A cymbal-ic moment for Wilsonville resident
For more than 60 years, Wilsonville resident Frank Walsh wanted to play the cymbals. And this month, the 94-year-old former teacher's wish came true.
The Vital Life Foundation — a charitable arm of the Consonus Healthcare and the Marquis Companies where Walsh lives — has a New Chapters program that allows seniors to accomplish their dreams and participate in activities that make them happier, healthier and more engaged in the community. Walsh's wish was to play an instrument in a band and on Oct. 19, Walsh played the cymbals with Wilsonville High School's pep band during the Wildcats football game against Wilson High School.
"It was great. I felt like I really was beginning to learn to play them," Walsh said. "I've always wanted to play an instrument (and) in my mind that's about the simplest one. It's not complicated. It isn't like a clarinet or a trombone."
But it wasn't until he saw Alfred Hitchcock's 1956 film "The Man Who Knew Too Much" that he was inspired to play the cymbals.
In the finale of the movie, a percussionist in the London Symphony Orchestra hits the cymbals, which block out the explosion from the assassin's revolver in an attempt to murder the president of a fictional Middle Eastern country.
The powerful musical climax stuck with Walsh all these years.
Walsh served in World War II from 1943 to 1946 in the Army's 9th Armored Division.
"I enjoyed my experience in the Army. I ate it up," Walsh said. "I thought it was so cool to be shooting guns and, of course, I changed my attitude and thinking when I got into combat. Then I was wondering each day whether I'd be there at the end of the day. We were all so grateful every day we got to live."
Later in life, Walsh became a classroom teacher. He taught social studies and science for 30 years throughout Oregon and then taught another 10 years as a substitute, mainly teaching older children with special needs.
So when Walsh began talking to Ann Adrian, executive director of the Vital Life Foundation, about his goal to play in a band, he came full circle and settled on a high school band.
"It's a bucket list item for him," said WHS Band Director Chad Davies. "He really wanted to perform on the cymbals so we offered to help."
But there was one challenge to his ambition to play an instrument: Walsh couldn't read music.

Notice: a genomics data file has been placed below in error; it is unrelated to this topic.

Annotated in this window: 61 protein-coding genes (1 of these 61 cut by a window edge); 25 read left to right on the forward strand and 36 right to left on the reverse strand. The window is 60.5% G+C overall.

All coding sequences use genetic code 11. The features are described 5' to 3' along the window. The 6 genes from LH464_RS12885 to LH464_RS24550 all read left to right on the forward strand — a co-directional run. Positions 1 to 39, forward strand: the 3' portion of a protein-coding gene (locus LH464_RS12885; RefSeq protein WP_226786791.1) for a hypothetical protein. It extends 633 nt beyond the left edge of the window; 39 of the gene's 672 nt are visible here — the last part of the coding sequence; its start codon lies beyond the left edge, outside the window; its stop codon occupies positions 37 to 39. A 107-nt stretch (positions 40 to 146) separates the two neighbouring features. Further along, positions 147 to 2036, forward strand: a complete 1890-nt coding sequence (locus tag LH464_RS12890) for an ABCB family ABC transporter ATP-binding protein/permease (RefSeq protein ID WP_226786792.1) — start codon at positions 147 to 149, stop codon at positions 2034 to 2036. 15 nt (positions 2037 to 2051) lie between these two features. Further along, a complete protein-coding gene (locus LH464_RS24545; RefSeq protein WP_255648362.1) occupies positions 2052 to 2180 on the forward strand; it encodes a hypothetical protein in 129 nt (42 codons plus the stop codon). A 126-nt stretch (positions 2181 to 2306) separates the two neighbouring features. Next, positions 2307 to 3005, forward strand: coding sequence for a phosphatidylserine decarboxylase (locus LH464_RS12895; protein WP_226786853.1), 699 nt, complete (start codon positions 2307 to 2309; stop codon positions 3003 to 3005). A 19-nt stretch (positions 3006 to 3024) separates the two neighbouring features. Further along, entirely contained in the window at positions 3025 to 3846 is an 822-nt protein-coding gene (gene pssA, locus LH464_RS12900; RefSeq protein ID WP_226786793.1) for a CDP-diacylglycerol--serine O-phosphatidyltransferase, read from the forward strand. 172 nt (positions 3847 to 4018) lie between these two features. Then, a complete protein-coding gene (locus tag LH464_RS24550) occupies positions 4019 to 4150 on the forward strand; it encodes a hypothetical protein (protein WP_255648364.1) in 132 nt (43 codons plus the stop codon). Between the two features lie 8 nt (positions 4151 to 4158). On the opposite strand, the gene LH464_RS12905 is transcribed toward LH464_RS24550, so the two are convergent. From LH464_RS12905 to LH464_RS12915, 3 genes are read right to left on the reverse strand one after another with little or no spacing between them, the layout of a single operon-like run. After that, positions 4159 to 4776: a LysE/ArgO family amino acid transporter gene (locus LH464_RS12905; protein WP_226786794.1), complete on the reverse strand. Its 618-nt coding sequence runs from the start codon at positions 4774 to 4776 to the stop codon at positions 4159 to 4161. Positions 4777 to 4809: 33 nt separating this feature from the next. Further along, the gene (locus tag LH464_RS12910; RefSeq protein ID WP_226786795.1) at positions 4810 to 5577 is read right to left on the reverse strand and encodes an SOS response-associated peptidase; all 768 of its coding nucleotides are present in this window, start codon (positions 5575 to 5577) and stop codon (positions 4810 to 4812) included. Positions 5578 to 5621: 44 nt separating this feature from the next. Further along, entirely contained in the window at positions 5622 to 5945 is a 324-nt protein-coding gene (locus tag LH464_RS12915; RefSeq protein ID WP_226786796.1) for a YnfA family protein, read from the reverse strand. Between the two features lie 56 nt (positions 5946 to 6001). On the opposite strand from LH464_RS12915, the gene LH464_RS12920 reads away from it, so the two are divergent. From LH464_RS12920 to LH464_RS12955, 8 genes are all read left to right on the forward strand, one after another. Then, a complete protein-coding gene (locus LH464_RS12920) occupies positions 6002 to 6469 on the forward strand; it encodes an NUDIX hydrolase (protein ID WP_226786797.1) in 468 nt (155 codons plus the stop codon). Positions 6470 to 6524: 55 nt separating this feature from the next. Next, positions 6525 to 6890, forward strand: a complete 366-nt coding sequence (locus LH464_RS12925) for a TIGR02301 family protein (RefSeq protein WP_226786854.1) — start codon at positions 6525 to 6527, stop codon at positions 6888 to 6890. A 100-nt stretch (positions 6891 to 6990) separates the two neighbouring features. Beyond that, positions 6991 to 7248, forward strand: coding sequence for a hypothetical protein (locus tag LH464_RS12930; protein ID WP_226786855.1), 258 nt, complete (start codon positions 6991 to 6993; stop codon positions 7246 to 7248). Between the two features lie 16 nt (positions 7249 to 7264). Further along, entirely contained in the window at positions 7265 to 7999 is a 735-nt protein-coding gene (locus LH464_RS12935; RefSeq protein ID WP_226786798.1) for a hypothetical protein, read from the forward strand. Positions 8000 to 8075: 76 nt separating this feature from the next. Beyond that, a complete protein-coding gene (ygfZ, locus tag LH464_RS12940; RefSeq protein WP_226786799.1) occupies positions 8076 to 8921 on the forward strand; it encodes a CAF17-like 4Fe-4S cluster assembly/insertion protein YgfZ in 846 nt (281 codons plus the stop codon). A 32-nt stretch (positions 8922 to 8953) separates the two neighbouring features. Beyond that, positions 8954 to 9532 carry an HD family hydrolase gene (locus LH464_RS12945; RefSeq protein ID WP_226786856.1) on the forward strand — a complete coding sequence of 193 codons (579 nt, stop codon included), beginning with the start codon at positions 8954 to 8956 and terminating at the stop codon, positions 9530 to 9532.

Two weeks before the football game, Walsh met members of the WHS band and worked with Davies and students twice to get acclimated to the cymbals and learn two pep band songs. But during the game, Walsh mainly followed the other percussionist.
"The students were really excited to help teach someone else music and help him experience what they get to experience everyday," Davies said.
"They took me in and were very warm and supportive," Walsh added. "This whole thing morphed into something bigger than what I had imagined all these years."
Walsh played the cymbals with the band before the game, during every touchdown and when the ball wasn't in play. After Wilsonville defeated Wilson, Walsh was presented with a football signed by the players.
"It meant a lot because they accepted me immediately," Walsh said. "There was a rapport built up between us. They came over, shook my hand and thanked me for my service — just friendly."
Walsh would like to continue playing the cymbals and hopes to eventually have a high school student tutor
"It's quite a science. It isn't just hitting," said Walsh, adding that he learned the left hand remains stationary while the right hand hits the other cymbal to make different notes. "All kinds of things. I've been watching YouTube (and) you can learn anything on YouTube. (I learned) if you want it to stop vibrating you press it against your stomach."
Walsh said he valued his experience playing in the WHS band and appreciates everyone who made it possible.
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